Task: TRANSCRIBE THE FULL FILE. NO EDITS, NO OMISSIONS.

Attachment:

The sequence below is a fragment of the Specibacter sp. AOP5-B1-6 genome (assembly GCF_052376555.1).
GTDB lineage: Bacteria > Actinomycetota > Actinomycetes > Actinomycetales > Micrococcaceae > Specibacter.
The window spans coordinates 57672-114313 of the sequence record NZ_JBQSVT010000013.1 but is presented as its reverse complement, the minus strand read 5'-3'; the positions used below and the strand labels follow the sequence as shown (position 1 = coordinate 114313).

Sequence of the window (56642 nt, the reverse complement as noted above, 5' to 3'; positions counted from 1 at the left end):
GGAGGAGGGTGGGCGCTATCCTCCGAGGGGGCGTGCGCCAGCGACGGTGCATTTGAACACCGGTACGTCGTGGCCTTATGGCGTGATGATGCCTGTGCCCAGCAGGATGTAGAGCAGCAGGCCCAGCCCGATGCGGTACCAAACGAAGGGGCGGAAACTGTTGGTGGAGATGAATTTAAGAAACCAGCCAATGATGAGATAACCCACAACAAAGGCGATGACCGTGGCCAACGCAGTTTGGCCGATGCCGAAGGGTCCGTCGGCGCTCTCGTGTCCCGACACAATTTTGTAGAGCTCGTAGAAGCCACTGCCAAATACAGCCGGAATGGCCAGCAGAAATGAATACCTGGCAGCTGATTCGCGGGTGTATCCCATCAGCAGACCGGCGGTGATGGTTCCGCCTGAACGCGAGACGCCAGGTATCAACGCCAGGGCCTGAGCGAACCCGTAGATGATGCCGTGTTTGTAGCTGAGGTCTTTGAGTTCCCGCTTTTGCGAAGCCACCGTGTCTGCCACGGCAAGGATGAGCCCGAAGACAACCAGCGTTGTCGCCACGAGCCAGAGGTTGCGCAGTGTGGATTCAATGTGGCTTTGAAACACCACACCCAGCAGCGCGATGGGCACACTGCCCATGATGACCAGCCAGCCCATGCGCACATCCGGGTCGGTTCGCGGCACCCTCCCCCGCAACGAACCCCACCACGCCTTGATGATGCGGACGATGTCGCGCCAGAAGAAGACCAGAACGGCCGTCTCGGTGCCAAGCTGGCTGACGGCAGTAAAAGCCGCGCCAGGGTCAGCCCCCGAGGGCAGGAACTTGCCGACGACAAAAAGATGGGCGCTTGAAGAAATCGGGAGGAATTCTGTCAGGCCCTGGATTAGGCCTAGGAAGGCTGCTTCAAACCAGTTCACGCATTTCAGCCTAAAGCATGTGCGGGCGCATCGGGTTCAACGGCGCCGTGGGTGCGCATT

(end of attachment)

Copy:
The sequence below is a fragment of the Specibacter sp. AOP5-B1-6 genome (assembly GCF_052376555.1).
GTDB lineage: Bacteria > Actinomycetota > Actinomycetes > Actinomycetales > Micrococcaceae > Specibacter.
The window spans coordinates 57672-114313 of the sequence record NZ_JBQSVT010000013.1 but is presented as its reverse complement, the minus strand read 5'-3'; the positions used below and the strand labels follow the sequence as shown (position 1 = coordinate 114313).

Sequence of the window (56642 nt, the reverse complement as noted above, 5' to 3'; positions counted from 1 at the left end):
GGAGGAGGGTGGGCGCTATCCTCCGAGGGGGCGTGCGCCAGCGACGGTGCATTTGAACACCGGTACGTCGTGGCCTTATGGCGTGATGATGCCTGTGCCCAGCAGGATGTAGAGCAGCAGGCCCAGCCCGATGCGGTACCAAACGAAGGGGCGGAAACTGTTGGTGGAGATGAATTTAAGAAACCAGCCAATGATGAGATAACCCACAACAAAGGCGATGACCGTGGCCAACGCAGTTTGGCCGATGCCGAAGGGTCCGTCGGCGCTCTCGTGTCCCGACACAATTTTGTAGAGCTCGTAGAAGCCACTGCCAAATACAGCCGGAATGGCCAGCAGAAATGAATACCTGGCAGCTGATTCGCGGGTGTATCCCATCAGCAGACCGGCGGTGATGGTTCCGCCTGAACGCGAGACGCCAGGTATCAACGCCAGGGCCTGAGCGAACCCGTAGATGATGCCGTGTTTGTAGCTGAGGTCTTTGAGTTCCCGCTTTTGCGAAGCCACCGTGTCTGCCACGGCAAGGATGAGCCCGAAGACAACCAGCGTTGTCGCCACGAGCCAGAGGTTGCGCAGTGTGGATTCAATGTGGCTTTGAAACACCACACCCAGCAGCGCGATGGGCACACTGCCCATGATGACCAGCCAGCCCATGCGCACATCCGGGTCGGTTCGCGGCACCCTCCCCCGCAACGAACCCCACCACGCCTTGATGATGCGGACGATGTCGCGCCAGAAGAAGACCAGAACGGCCGTCTCGGTGCCAAGCTGGCTGACGGCAGTAAAAGCCGCGCCAGGGTCAGCCCCCGAGGGCAGGAACTTGCCGACGACAAAAAGATGGGCGCTTGAAGAAATCGGGAGGAATTCTGTCAGGCCCTGGATTAGGCCTAGGAAGGCTGCTTCAAACCAGTTCACGCATTTCAGCCTAAAGCATGTGCGGGCGCATCGGGTTCAACGGCGCCGTGGGTGCGCATT